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The yolk-sac is situated on the ventral aspect of the embryo; it is lined by entoderm, outside of which is a layer of mesoderm. It is filled with fluid, the vitelline fluid, which possibly may be utilized for the nourishment of the embryo during the earlier stages of its existence. Blood is conveyed to the wall of the sac by the primitive aortæ, and after circulating through a wide-meshed capillary plexus, is returned by the vitelline veins to the tubular heart of the embryo. This constitutes the vitelline circulation, and by means of it nutritive material is absorbed from the yolk-sac and conveyed to the embryo.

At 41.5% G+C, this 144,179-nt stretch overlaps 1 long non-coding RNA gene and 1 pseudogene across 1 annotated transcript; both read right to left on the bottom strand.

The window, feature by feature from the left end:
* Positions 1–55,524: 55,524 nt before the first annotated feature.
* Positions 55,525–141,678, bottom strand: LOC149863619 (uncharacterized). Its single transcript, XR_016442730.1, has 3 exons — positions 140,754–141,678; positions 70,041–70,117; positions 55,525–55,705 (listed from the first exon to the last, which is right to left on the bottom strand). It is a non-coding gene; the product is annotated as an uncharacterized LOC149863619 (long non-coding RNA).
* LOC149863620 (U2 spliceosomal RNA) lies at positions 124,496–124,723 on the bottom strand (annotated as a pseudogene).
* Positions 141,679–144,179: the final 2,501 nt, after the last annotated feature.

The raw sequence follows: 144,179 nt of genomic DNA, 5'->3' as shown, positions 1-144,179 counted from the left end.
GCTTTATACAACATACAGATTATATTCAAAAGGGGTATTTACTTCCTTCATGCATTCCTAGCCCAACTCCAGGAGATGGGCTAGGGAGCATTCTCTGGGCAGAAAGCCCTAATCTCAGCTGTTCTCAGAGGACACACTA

This article was originally based on an entry from a public domain edition of Gray's Anatomy. As such, some of the information contained herein may be outdated. Please edit the article if this is the case, and feel free to remove this notice when it is no longer relevant.
|This article is licensed under the GNU Free Documentation License. It uses material from the Wikipedia article "Vitelline_circulation". A list of authors is available in Wikipedia.|